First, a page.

No wonder America is getting it all wrong when it comes to government, and taxes, and policy. We all act as if the "lemonade" or benefits we're "giving away" is free.

Get that, kids? The correct thing to do with the stuff you appropriate from others is sell it, not give it away! Sounds about right -- companies take over our public aquifers and sell us the water they pump out of them; telcos get our rights of way for their infrastructure, then insist that they be able to tier their pricing without regard to the public interest. Read the rest

Happy International Women's Day

Happy International Women's Day to everyone, but especially to all the strong, brave women who fought and fight for a world where women and men have equal opportunities, equal representation in all fields of endeavor, and equal rights in society, custom and law. I am privileged to have been raised by my strong, feminist mother and father to be a feminist man. For my Mom, my grandmothers, my wife, and my daughter, happy IWD!

International Women's Day

(Thanks, @brigittekhair!)

Previously: Awful 1962 marriage textbook speaks out against feminism ... Naomi Klein on social change Read the rest

Naomi Klein: "Haiti is a Creditor, Not a Debtor"

"Our debt to Haiti stems from four main sources: slavery, the US occupation, dictatorship and climate change. These claims are not fantastical, nor are they merely rhetorical. They rest on multiple violations of legal norms and agreements."—Naomi Klein, in The Nation (via @shockozulu) Read the rest

9/11 Truth and the Paranoid Style

Guestblogger Arthur Goldwag is the author of "Cults, Conspiracies, and Secret Societies: The Straight Scoop on Freemasons, The Illuminati, Skull and Bones, Black Helicopters, The New World Order, and many, many more" and other books.

(CC-licensed photo on Flickr by 911conspiracy)

Forty-five years ago, Harpers magazine published Richard Hofstadter's essay "The Paranoid Style in American Politics." The occasion for the piece was the revenant conservatism that had driven Barry Goldwater's presidential campaign (the magazine hit the newsstands the month of the Johnson/Goldwater election), but it remains astonishingly apt. I cannot recommend it enough for anyone who wants to understand the mentalités of fringe political movements in the United States--from the Anti-Masons and Know Nothings in the first half of the 1800s, to McCarthyism, the Nation of Islam, and the Weathermen in the last century, to the Birthers and Truthers today. Read the rest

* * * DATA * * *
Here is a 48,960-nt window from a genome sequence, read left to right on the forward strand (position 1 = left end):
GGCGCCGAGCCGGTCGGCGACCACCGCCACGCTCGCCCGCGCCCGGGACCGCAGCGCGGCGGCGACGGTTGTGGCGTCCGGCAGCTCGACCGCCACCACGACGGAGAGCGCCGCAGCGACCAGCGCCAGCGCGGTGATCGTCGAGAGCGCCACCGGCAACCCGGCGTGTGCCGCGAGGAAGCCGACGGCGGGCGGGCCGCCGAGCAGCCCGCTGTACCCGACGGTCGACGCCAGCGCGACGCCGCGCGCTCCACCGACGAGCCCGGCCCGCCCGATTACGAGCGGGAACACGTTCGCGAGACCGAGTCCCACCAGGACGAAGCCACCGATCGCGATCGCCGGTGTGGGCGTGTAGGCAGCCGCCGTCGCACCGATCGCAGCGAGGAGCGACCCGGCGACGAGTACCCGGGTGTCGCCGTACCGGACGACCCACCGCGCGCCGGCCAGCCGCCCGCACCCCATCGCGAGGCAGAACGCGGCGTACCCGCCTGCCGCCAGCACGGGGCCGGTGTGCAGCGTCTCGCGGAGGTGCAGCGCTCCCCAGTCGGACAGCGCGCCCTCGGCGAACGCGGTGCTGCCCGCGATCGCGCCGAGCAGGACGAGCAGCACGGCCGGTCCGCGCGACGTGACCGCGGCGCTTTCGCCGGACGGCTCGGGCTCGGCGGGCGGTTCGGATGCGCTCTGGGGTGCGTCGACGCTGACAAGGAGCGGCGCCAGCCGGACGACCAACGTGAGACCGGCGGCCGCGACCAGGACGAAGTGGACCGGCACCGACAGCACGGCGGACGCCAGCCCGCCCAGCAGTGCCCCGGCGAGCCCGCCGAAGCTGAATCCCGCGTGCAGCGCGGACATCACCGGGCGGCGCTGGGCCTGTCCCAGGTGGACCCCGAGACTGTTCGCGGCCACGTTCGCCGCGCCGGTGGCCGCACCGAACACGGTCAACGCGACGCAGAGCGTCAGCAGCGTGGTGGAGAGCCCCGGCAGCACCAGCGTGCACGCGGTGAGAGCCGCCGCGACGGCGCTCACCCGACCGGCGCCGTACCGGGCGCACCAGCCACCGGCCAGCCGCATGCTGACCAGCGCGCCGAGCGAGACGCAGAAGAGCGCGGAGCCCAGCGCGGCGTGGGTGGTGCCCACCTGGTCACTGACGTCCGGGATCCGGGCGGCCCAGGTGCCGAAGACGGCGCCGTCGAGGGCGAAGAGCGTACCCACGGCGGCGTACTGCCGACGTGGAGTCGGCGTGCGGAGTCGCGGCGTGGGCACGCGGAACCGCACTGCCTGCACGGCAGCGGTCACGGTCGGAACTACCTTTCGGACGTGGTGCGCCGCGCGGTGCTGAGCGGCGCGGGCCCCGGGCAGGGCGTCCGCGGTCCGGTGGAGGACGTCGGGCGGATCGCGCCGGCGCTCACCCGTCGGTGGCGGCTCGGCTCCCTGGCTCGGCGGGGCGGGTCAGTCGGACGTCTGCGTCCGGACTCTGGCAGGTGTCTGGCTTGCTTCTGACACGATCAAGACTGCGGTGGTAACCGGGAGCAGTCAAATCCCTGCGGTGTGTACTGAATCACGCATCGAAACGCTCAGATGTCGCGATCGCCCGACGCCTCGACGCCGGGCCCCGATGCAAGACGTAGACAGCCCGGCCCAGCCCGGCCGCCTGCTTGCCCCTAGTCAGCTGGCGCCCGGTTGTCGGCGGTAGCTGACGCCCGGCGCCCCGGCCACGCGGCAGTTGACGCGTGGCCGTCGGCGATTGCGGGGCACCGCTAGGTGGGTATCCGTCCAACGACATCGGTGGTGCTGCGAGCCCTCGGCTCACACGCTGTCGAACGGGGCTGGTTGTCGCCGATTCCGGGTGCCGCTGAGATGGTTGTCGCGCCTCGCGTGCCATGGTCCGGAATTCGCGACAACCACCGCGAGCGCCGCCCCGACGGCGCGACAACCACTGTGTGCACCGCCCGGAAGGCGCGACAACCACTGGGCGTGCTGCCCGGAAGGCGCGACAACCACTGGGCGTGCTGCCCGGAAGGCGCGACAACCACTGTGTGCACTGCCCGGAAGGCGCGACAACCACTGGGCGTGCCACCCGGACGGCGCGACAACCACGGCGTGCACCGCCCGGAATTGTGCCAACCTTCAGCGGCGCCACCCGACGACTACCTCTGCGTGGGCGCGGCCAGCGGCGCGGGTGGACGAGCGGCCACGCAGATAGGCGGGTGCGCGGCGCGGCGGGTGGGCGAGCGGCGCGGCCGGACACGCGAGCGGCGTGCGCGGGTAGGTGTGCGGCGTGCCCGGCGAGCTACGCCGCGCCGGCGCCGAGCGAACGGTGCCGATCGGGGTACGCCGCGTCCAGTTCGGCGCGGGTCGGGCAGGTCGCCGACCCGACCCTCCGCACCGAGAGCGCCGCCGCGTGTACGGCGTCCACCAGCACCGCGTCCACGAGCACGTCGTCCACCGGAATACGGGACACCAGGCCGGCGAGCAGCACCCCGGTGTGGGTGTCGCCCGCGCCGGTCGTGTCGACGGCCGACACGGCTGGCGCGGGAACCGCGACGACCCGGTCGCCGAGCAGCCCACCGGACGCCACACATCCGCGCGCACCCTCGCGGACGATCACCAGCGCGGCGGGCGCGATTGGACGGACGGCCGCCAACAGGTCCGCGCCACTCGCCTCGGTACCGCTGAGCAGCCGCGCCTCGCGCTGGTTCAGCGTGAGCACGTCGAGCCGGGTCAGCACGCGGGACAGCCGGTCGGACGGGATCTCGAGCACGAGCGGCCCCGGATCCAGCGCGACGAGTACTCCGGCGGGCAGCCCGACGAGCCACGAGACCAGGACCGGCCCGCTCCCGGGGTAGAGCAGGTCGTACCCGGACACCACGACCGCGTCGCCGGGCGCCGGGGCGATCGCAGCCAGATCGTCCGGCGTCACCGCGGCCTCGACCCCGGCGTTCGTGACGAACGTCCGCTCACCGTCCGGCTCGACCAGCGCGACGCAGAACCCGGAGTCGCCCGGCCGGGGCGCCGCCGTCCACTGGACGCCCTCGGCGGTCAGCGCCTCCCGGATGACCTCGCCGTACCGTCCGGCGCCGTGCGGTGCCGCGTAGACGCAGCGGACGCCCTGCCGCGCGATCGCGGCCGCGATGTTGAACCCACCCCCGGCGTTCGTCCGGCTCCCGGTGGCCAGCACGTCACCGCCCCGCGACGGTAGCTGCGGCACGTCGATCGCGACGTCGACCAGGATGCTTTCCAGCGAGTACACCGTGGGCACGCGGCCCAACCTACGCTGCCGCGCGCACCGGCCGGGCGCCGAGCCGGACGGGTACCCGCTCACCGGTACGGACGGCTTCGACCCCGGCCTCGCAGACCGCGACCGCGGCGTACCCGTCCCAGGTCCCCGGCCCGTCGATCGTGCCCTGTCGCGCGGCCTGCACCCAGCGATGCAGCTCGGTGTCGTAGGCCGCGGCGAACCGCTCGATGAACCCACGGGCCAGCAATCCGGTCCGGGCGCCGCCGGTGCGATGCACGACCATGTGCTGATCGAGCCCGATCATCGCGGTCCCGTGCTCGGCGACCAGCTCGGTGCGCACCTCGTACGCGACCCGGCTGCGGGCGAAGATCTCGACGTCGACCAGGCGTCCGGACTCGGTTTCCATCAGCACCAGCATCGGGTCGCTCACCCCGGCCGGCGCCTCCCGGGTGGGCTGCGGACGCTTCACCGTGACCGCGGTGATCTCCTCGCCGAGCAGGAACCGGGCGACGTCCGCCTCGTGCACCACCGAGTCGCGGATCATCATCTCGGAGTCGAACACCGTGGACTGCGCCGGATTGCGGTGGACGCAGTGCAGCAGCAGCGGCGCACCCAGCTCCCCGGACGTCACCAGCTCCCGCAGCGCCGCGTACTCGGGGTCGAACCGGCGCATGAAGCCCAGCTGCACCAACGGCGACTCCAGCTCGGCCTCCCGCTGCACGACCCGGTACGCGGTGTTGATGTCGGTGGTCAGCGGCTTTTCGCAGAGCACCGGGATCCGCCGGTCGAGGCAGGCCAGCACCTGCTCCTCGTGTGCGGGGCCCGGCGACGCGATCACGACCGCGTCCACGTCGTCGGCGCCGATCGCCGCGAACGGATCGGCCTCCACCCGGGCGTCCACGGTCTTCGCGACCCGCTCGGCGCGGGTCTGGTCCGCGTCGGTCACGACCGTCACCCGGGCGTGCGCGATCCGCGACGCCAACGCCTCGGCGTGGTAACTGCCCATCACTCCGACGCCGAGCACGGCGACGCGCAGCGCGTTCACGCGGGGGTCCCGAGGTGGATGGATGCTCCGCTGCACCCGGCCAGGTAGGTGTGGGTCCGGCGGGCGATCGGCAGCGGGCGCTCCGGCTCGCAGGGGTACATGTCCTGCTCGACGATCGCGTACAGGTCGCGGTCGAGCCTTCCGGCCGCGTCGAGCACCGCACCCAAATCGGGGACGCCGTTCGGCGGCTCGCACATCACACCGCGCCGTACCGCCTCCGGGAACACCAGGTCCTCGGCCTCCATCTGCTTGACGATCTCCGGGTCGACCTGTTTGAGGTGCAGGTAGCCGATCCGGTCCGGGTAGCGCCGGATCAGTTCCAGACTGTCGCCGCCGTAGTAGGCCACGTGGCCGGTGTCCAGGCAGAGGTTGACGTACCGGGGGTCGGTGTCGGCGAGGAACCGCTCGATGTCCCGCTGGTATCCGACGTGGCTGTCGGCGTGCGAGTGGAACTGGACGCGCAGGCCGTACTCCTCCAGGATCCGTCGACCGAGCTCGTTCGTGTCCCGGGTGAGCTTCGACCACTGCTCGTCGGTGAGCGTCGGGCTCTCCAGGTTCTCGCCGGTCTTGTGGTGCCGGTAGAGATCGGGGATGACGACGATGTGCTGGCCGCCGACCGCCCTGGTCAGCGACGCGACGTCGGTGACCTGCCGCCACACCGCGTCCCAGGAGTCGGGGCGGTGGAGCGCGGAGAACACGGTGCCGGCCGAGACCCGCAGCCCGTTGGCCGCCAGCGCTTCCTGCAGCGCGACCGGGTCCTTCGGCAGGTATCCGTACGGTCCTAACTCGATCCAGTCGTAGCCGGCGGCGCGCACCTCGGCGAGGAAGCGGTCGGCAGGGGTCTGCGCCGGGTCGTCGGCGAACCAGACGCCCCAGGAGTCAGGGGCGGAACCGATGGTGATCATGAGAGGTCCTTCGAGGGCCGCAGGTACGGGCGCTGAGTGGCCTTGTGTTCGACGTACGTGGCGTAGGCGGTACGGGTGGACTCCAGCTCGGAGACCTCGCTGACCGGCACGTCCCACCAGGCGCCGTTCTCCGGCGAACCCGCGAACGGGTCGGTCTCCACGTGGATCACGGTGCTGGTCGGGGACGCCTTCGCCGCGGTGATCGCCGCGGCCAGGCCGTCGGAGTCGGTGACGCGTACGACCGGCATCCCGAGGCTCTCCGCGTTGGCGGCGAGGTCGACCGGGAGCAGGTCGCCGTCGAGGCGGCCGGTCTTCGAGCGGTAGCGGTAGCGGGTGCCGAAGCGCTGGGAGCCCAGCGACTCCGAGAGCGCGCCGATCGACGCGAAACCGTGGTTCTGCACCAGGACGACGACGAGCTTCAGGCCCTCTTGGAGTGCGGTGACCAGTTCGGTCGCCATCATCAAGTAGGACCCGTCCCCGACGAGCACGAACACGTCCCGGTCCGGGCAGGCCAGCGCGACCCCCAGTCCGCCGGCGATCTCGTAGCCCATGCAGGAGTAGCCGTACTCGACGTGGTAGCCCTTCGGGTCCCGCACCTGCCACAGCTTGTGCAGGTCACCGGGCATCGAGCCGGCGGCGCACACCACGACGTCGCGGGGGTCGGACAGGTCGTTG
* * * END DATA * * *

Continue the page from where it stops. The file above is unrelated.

Life Inc: a book against corporatism, published by a corporation

(Douglas Rushkoff is a recent Boing Boing guest blogger -- below, a previously-planned excerpt from his new book, the last in a series of excerpts which ran during his guest-blogging period.)

Here's the final excerpts for the BoingBoing serialization of my new book Life Inc: How the world became a corporation and how to take it back.

I've chosen them in response to concern from readers of the earlier excerpts, who are asking "what should we actually do about all this?" 

I think the first step is to fully comprehend how the financial mess we're in is not some aberration, but the culmination of a debt-based economy. When speculation and lending outweigh innovation and value-creation as drivers of economic activity, addiction to growth and the attendant bubbles are really the only possible long-term outcome. That's why it's important we understand how the ground rules were established, who came up with them, and why. Only then can we begin to look at how arbitrarily they were determined, and how artificially they were upheld.

But once we've done that, we need to look at mechanisms for restoring the functioning of a bottom-up economy that is at least as worthy as its top-down counterpart. Corporate foundations, while well-meaning, end up sitting on giant stores of investment that work against the very causes the foundations are supposedly working to fix. (There's a big section on how this works, using some of the LA Times terrific analysis of how the Gates Foundation invests its assets.)

It's not a matter of getting rid of corporations and centralized currency altogether, but maintaining alternative means of creating value and exchanging it. Read the rest

Organize a town-hall to talk about dealing with the screwed-up economy

Tiffiniy from A New Way Forward sez,